Democratic opposition will have 22% from current polls +15%
    That gives equal number of votes for Fidesz and democratic opposition party lists,
    but more opposition votes for individual district seats *, so Fidesz loses the election.
    (outright electoral fraud will make it worse for Fidesz)
    ——————
    So Gyurcsany and others are absolutely right in this – the opposition must unite.
    Mesterhazy should be pushed aside by MSzP leadership, if he wants to prevent a united opposition.

    And pigs fly, the tooth fairy exists and Father Christmas is coming down my chimney in a few days time.

    Yes, the situation isn’t hopeless – but it is so close to hopeless for the difference to be statistically insignificant.

  20. Anyone who knows Hungarian, please, please, please, listen to Bálint Magyar on ATV’s Egyenes beszéd. It is so true and so persuasive that even Olga couldn’t interrupt him. I think he is one of the truest and best spokesman of the anti-Orbán forces but somehow I don’t think that Bajnai and Mesterhazy will listen to him. So, the fate of the opposition is sealed. If that is the case, Orbán remains.

    http://www.atv.hu/videok/video-20131220-magyar-balint

  21. Tappanch: 40-45 % of those casting a vote. That is what counts.

    In a democracy nobody cares about those who don’t go to vote, e.g. in US the turn-out ratio is rarely if ever mentioned by the media, only the results.

    The rest is just number magic, but really makes no difference.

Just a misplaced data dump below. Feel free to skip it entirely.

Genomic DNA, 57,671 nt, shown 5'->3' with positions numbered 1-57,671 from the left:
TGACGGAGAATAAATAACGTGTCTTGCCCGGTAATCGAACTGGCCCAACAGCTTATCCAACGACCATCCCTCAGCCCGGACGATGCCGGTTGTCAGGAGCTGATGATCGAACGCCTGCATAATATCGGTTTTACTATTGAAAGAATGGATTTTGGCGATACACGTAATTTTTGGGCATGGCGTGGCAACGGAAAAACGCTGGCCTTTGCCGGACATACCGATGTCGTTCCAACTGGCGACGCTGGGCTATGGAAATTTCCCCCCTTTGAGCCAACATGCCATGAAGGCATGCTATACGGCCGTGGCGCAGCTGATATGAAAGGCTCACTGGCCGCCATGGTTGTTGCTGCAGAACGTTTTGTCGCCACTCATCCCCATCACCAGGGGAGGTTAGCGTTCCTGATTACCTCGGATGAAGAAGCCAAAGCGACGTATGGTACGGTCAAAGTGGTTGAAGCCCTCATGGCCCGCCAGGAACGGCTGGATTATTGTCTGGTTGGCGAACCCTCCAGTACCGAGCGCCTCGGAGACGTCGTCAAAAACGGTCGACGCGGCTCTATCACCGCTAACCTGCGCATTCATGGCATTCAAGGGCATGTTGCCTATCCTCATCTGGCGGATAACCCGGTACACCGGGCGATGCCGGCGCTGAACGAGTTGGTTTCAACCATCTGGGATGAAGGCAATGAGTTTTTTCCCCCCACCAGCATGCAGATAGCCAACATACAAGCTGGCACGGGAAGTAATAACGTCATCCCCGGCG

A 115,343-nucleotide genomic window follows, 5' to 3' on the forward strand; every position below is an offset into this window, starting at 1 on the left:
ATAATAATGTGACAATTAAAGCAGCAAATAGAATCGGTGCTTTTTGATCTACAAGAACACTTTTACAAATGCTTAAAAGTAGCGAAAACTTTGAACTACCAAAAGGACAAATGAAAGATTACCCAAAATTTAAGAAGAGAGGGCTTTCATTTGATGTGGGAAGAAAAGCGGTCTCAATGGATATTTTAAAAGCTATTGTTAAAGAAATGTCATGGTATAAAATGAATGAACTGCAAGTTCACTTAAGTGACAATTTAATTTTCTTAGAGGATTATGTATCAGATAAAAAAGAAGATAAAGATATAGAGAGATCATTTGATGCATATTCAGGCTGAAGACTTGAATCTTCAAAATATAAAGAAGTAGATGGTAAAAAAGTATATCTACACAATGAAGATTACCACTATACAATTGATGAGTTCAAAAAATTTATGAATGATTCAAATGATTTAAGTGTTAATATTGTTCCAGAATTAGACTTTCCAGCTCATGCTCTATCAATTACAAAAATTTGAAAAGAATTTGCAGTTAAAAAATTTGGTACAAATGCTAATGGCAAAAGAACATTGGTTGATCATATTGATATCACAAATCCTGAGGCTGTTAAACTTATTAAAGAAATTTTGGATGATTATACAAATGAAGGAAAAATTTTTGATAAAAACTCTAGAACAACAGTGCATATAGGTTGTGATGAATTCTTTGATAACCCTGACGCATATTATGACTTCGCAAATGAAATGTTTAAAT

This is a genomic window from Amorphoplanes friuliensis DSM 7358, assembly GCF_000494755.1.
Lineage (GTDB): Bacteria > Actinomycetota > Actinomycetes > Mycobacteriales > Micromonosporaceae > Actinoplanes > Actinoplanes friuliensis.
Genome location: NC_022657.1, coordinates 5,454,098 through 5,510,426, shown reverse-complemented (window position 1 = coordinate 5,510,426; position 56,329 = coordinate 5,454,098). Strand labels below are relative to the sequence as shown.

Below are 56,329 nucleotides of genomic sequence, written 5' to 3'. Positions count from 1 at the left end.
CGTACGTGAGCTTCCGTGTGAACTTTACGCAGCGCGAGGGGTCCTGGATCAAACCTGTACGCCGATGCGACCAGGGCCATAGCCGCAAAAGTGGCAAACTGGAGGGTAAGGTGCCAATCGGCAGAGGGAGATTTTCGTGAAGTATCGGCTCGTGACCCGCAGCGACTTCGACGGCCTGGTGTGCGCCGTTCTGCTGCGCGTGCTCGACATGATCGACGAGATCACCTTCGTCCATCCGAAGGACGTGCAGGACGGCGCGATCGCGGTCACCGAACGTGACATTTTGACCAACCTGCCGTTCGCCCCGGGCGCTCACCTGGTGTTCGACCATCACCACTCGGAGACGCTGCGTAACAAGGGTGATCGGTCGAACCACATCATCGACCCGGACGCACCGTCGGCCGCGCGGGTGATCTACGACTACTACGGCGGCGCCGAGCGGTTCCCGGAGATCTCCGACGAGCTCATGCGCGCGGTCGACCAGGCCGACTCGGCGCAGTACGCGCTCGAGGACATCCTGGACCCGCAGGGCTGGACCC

I personally worked for a polling company and also did political polling although only for a short period of time. But I gave it up quickly exactly because it was almost impossible to get into people’s houses, at least in Budapest. Even Endre Hann plays with words, I think it is inceivable that Median’s people can get into the homes of 70% of the target population. If they are successful at 10% of the addresses, even that is a great achievement, and out of those many will say that they do not tell the favoured party (but at least it will end up a finished questionnaire, if they answer at least a couple of questions). The country side is even worse from this perspective.

    I do believe that the inherent selection bias is very significant these days, much bigger that what is acknowledged. That said, am I not sure that Fidesz is so unpopular all around, surely it is even more unpopular with the non-Fidesz supporters than it was in 2010, but with the core 40%-ish supporter base nobody changed their minds in my environment (relatives, acquaintances). One can still wait for a miracle and I think it would be crazy to want more of the same, but average voters are not like the readers of HS.

  22. Nobody knows beforehand whether a victory is good on a long-term or not. See if Gyurcsany had not won in 2006 or SZDSZ had not gotten into Parliament (both depended on a couple of points only), Fidesz would not have received 2/3s in 2010 and its opportunities would have been limited to dismantle democracy and wreak havoc on the economy.